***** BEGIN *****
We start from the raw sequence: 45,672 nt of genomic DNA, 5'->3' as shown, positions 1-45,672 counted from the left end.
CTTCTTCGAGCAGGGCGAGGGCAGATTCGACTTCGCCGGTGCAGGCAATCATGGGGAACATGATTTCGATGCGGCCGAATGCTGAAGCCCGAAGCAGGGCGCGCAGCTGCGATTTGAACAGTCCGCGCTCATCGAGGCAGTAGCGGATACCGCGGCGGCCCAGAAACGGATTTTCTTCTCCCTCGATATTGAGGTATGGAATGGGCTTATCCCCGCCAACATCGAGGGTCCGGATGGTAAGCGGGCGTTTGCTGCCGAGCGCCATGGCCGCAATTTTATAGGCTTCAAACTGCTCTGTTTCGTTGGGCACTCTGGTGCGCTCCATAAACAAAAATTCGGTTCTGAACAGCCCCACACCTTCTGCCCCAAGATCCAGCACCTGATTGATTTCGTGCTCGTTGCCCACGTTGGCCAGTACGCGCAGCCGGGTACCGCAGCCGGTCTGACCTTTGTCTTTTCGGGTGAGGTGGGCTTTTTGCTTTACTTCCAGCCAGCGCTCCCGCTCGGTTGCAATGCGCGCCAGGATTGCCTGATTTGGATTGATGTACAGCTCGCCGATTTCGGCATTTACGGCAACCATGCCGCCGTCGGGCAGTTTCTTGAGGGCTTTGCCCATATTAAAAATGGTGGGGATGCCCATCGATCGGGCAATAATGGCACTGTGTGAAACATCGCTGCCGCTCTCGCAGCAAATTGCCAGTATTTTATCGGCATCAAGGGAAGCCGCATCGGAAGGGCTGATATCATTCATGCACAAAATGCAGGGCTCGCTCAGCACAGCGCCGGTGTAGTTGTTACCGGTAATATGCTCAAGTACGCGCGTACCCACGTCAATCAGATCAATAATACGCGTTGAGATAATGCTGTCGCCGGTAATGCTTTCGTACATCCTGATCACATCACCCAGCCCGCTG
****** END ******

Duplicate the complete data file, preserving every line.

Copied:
We start from the raw sequence: 45,672 nt of genomic DNA, 5'->3' as shown, positions 1-45,672 counted from the left end.
CTTCTTCGAGCAGGGCGAGGGCAGATTCGACTTCGCCGGTGCAGGCAATCATGGGGAACATGATTTCGATGCGGCCGAATGCTGAAGCCCGAAGCAGGGCGCGCAGCTGCGATTTGAACAGTCCGCGCTCATCGAGGCAGTAGCGGATACCGCGGCGGCCCAGAAACGGATTTTCTTCTCCCTCGATATTGAGGTATGGAATGGGCTTATCCCCGCCAACATCGAGGGTCCGGATGGTAAGCGGGCGTTTGCTGCCGAGCGCCATGGCCGCAATTTTATAGGCTTCAAACTGCTCTGTTTCGTTGGGCACTCTGGTGCGCTCCATAAACAAAAATTCGGTTCTGAACAGCCCCACACCTTCTGCCCCAAGATCCAGCACCTGATTGATTTCGTGCTCGTTGCCCACGTTGGCCAGTACGCGCAGCCGGGTACCGCAGCCGGTCTGACCTTTGTCTTTTCGGGTGAGGTGGGCTTTTTGCTTTACTTCCAGCCAGCGCTCCCGCTCGGTTGCAATGCGCGCCAGGATTGCCTGATTTGGATTGATGTACAGCTCGCCGATTTCGGCATTTACGGCAACCATGCCGCCGTCGGGCAGTTTCTTGAGGGCTTTGCCCATATTAAAAATGGTGGGGATGCCCATCGATCGGGCAATAATGGCACTGTGTGAAACATCGCTGCCGCTCTCGCAGCAAATTGCCAGTATTTTATCGGCATCAAGGGAAGCCGCATCGGAAGGGCTGATATCATTCATGCACAAAATGCAGGGCTCGCTCAGCACAGCGCCGGTGTAGTTGTTACCGGTAATATGCTCAAGTACGCGCGTACCCACGTCAATCAGATCAATAATACGCGTTGAGATAATGCTGTCGCCGGTAATGCTTTCGTACATCCTGATCACATCACCCAGCCCGCTG